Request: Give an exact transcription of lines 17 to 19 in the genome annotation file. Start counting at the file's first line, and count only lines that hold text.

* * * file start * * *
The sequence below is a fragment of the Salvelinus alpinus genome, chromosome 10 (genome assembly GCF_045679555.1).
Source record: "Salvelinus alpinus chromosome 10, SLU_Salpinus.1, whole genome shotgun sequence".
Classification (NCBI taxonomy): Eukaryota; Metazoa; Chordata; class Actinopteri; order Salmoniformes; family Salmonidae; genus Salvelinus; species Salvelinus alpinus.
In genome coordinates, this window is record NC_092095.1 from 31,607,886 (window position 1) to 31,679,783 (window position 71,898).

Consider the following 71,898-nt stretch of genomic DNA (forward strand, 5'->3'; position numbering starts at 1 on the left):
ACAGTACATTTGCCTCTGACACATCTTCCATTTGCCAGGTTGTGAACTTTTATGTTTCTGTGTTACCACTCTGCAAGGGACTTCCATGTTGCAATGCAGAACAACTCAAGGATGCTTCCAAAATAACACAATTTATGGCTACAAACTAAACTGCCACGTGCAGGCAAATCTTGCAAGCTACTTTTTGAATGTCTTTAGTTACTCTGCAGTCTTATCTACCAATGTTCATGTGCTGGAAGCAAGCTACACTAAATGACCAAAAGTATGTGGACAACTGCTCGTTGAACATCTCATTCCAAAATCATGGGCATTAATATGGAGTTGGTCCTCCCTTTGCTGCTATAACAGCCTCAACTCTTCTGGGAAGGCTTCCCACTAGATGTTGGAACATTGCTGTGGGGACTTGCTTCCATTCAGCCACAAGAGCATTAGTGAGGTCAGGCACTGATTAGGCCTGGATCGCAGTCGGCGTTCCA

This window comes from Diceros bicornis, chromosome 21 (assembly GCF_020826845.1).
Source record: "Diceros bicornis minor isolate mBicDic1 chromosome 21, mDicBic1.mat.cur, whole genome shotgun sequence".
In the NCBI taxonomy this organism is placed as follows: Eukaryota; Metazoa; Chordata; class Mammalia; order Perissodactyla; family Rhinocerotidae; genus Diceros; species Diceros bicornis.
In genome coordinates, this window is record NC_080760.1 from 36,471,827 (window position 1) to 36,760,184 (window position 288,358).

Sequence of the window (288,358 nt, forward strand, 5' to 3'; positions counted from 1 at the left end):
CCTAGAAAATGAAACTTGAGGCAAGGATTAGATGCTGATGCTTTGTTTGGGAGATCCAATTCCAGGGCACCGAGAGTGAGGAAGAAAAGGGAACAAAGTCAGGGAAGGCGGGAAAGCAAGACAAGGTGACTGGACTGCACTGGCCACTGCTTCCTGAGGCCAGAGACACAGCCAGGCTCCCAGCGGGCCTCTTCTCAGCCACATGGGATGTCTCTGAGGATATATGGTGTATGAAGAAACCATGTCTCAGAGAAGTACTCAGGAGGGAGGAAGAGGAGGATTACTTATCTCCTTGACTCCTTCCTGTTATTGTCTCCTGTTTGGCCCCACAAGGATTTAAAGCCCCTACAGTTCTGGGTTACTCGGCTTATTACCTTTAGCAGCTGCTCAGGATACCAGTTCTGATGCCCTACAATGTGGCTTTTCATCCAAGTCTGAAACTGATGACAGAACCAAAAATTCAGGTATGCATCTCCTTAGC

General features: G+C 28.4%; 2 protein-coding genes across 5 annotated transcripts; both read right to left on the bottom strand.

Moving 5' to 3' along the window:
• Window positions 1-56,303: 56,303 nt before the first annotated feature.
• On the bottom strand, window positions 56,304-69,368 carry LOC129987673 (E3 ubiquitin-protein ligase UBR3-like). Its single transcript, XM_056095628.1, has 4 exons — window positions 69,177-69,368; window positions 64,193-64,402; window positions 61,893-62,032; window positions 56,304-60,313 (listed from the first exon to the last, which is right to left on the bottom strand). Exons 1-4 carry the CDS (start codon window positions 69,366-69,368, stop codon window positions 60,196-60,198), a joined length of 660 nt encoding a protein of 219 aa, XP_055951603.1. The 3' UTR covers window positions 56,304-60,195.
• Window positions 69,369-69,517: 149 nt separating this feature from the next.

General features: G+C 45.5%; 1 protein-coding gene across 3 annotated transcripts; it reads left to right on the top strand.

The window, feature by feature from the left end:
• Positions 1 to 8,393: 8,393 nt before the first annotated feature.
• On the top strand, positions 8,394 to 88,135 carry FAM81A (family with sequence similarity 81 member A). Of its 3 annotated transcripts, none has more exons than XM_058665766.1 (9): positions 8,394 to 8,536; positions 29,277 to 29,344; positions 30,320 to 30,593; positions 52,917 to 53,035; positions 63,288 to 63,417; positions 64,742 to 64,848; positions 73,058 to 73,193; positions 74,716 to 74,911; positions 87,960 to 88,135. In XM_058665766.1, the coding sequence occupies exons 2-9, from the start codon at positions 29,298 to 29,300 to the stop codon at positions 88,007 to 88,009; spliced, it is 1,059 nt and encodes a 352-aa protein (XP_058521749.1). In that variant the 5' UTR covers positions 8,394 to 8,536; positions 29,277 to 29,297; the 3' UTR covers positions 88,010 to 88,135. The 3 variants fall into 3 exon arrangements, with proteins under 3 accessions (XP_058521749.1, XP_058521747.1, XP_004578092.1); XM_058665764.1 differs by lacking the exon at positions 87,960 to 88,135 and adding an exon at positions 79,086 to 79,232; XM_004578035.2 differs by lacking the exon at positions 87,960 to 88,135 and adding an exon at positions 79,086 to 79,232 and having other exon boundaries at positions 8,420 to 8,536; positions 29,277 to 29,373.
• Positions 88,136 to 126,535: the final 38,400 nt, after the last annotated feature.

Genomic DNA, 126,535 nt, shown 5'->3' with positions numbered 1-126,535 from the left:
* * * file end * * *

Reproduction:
• Window positions 69,369-69,517: 149 nt separating this feature from the next.

General features: G+C 45.5%; 1 protein-coding gene across 3 annotated transcripts; it reads left to right on the top strand.

The window, feature by feature from the left end: